• Center on Health Equity and Access
  • Clinical
  • Health Care Cost
  • Health Care Delivery
  • Insurance
  • Policy
  • Technology
  • Value-Based Care

MACRA Patient Engagement Cheat Sheet #1


With the release of the MACRA final rule last month, the move toward pay-for-performance has crossed a Rubicon. No longer a theoretical concept or something to worry about in some distant future, it is something you need to plan for now

With the release of the final rule for MACRA, the Medicare Access and CHIP Reauthorization Act, the move toward pay-for-performance has crossed a Rubicon. No longer a theoretical concept or something to worry about in some distant future, it is something you need to plan for now. MACRA contains multiple programs impacting virtually every facility, service line, department and role within your organization, so it’s easy to forget to enlist the help of patients in your efforts. Leaving out the patient would be like throwing a birthday party and not inviting the birthday boy or girl.

This is the first article in a series that will dive into detail about how you can use technology to engage and empower your patients in ways that will help you succeed however you plan to respond to the new requirements of MACRA. This article shows how patient engagement is generally applicable across the various MACRA programs, while the articles that follow will explore individual programs, including MIPS (Merit-based Incentive Payment System), ACOs/MSSP, (accountable care organizations and the Medicare Shared Savings Program) bundled payments, and medical homes.

Patient education, patient electronic access to health information, and secure messaging are the most basic mandatory patient engagement requirements of MACRA. It would be easy to think that meeting them would be sufficient. Doing so, however, would overlook great opportunities to improve your organization’s performance across virtually every MACRA domain. These specific patient engagement measures exist within Meaningful Use and MACRA because there is substantial evidence that improvements in these areas support improved clinical and financial outcomes. Therefore, organizations should view these requirements in terms of their strategic intent, not just narrowly as a set of arbitrary and meaningless criteria to be met as minimally as possible.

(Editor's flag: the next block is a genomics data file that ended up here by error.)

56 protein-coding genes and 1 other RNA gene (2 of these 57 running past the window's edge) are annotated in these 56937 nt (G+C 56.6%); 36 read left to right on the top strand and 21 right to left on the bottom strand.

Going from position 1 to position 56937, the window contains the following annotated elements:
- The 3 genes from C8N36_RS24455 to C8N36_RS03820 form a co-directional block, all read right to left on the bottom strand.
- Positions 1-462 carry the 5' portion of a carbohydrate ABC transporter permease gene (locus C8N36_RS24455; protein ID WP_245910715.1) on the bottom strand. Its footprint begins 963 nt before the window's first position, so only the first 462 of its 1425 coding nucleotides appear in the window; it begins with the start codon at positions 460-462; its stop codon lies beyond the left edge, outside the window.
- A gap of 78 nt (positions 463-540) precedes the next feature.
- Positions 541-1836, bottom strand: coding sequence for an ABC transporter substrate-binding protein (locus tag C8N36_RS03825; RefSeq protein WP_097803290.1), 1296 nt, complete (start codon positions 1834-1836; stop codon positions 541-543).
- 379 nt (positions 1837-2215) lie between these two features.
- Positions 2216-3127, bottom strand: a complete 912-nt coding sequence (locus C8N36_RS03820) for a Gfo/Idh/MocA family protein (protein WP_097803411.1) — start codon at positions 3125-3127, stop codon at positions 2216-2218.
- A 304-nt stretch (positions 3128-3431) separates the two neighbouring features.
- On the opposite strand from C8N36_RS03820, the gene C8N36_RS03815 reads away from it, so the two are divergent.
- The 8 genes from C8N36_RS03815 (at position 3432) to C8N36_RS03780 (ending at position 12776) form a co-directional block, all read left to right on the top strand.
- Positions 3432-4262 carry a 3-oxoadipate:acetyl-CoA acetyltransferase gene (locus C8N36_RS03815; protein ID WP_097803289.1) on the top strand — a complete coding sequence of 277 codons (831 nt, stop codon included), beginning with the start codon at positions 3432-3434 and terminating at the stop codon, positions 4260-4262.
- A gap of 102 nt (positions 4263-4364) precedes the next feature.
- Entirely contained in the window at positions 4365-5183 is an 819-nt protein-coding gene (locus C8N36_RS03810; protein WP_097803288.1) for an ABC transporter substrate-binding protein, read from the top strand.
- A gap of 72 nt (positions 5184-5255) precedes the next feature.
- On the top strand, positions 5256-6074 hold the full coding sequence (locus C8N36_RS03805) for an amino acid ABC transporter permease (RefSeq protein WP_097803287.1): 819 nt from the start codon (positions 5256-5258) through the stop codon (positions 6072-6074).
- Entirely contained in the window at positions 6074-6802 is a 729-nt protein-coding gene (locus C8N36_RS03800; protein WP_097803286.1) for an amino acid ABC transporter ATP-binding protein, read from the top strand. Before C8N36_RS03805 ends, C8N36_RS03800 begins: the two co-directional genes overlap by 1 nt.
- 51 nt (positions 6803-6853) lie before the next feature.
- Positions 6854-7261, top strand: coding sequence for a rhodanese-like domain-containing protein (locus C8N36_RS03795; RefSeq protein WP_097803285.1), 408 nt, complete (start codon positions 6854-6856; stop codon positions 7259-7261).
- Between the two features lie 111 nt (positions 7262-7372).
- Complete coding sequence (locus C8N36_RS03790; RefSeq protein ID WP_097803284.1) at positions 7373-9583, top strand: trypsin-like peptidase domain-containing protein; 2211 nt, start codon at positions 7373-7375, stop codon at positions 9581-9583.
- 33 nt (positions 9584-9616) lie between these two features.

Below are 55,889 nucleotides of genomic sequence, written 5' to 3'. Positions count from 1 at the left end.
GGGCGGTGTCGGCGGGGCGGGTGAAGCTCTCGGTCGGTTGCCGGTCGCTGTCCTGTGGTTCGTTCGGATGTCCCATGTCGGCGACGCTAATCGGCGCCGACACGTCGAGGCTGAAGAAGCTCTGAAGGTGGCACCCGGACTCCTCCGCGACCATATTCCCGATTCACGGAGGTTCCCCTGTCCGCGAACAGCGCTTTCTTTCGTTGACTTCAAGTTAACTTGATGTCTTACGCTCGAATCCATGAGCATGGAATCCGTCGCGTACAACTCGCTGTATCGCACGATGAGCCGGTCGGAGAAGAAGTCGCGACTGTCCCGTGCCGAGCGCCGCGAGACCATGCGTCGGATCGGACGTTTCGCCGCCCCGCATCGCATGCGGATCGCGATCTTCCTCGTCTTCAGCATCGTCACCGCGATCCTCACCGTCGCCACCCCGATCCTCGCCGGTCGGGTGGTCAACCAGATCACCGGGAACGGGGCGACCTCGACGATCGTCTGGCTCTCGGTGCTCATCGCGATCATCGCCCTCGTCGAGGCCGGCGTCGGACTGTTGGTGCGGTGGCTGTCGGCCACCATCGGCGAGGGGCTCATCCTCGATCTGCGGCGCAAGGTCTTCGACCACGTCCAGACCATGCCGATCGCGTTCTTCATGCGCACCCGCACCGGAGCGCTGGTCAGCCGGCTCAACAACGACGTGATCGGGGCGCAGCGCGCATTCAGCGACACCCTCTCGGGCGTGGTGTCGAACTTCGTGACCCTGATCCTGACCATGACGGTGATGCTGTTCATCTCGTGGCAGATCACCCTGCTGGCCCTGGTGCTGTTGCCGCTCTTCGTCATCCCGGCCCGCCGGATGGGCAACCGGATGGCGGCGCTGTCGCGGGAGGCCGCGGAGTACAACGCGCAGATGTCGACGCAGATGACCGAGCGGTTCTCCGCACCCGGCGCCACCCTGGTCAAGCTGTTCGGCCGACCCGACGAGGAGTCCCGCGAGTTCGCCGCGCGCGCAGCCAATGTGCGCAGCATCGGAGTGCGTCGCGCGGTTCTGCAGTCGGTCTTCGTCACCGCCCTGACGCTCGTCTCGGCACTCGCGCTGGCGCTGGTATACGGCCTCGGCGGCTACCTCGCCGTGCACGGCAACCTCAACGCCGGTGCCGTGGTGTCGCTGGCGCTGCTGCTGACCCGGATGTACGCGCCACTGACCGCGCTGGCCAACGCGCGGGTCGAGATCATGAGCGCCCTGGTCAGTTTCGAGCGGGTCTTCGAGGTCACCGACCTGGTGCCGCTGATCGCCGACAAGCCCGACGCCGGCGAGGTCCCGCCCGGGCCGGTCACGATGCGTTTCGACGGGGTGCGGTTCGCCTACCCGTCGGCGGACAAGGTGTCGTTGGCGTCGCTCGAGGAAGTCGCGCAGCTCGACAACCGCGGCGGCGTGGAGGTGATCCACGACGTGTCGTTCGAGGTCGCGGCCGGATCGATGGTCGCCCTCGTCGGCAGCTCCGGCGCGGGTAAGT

Beyond meeting the explicit patient engagement requirements, the next most obvious way to leverage patient engagement as part of your MACRA strategy is based on the fact that almost all of the MACRA programs include some patient satisfaction criteria. More and more, patients are seeking 24/7 access to their health information, curated educational resources, and tools that empower them to participate in their healthcare. They also want to communicate with providers without having to make in-person appointments. Lastly, they want more convenient ways to perform basic administrative interactions such as scheduling appointments and viewing and paying bills. Delivering these tools can not just improve patient satisfaction scores, but also improve efficiency and make patients more loyal to your organization.